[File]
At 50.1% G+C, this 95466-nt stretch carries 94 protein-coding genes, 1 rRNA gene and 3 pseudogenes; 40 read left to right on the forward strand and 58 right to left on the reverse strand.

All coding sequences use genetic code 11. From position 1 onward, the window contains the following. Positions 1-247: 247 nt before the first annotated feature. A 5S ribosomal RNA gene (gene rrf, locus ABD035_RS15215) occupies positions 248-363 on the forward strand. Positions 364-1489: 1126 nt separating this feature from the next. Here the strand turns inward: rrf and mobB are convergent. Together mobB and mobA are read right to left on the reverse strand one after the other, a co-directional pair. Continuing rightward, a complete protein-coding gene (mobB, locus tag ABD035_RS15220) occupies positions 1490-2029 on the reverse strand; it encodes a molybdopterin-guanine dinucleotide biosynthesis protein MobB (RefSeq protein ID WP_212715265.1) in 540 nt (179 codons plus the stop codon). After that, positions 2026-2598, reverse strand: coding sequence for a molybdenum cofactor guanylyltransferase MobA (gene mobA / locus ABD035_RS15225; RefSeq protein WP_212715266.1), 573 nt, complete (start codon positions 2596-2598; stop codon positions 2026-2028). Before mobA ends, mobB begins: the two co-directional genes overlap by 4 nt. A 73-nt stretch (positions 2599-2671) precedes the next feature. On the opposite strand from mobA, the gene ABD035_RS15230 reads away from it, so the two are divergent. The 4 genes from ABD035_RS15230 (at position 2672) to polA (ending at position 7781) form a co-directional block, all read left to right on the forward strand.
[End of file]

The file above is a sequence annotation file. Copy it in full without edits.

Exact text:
At 50.1% G+C, this 95466-nt stretch carries 94 protein-coding genes, 1 rRNA gene and 3 pseudogenes; 40 read left to right on the forward strand and 58 right to left on the reverse strand.

All coding sequences use genetic code 11. From position 1 onward, the window contains the following. Positions 1-247: 247 nt before the first annotated feature. A 5S ribosomal RNA gene (gene rrf, locus ABD035_RS15215) occupies positions 248-363 on the forward strand. Positions 364-1489: 1126 nt separating this feature from the next. Here the strand turns inward: rrf and mobB are convergent. Together mobB and mobA are read right to left on the reverse strand one after the other, a co-directional pair. Continuing rightward, a complete protein-coding gene (mobB, locus tag ABD035_RS15220) occupies positions 1490-2029 on the reverse strand; it encodes a molybdopterin-guanine dinucleotide biosynthesis protein MobB (RefSeq protein ID WP_212715265.1) in 540 nt (179 codons plus the stop codon). After that, positions 2026-2598, reverse strand: coding sequence for a molybdenum cofactor guanylyltransferase MobA (gene mobA / locus ABD035_RS15225; RefSeq protein WP_212715266.1), 573 nt, complete (start codon positions 2596-2598; stop codon positions 2026-2028). Before mobA ends, mobB begins: the two co-directional genes overlap by 4 nt. A 73-nt stretch (positions 2599-2671) precedes the next feature. On the opposite strand from mobA, the gene ABD035_RS15230 reads away from it, so the two are divergent. The 4 genes from ABD035_RS15230 (at position 2672) to polA (ending at position 7781) form a co-directional block, all read left to right on the forward strand.